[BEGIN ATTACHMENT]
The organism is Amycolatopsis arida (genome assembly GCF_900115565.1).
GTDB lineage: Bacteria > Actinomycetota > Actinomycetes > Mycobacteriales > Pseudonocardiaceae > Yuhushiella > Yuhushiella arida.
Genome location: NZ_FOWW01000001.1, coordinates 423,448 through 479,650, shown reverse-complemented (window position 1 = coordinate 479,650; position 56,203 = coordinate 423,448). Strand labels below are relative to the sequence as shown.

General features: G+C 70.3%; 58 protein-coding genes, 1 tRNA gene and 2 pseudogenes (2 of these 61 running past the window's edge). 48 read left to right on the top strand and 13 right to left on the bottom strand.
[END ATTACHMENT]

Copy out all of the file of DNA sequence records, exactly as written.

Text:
The organism is Amycolatopsis arida (genome assembly GCF_900115565.1).
GTDB lineage: Bacteria > Actinomycetota > Actinomycetes > Mycobacteriales > Pseudonocardiaceae > Yuhushiella > Yuhushiella arida.
Genome location: NZ_FOWW01000001.1, coordinates 423,448 through 479,650, shown reverse-complemented (window position 1 = coordinate 479,650; position 56,203 = coordinate 423,448). Strand labels below are relative to the sequence as shown.

General features: G+C 70.3%; 58 protein-coding genes, 1 tRNA gene and 2 pseudogenes (2 of these 61 running past the window's edge). 48 read left to right on the top strand and 13 right to left on the bottom strand.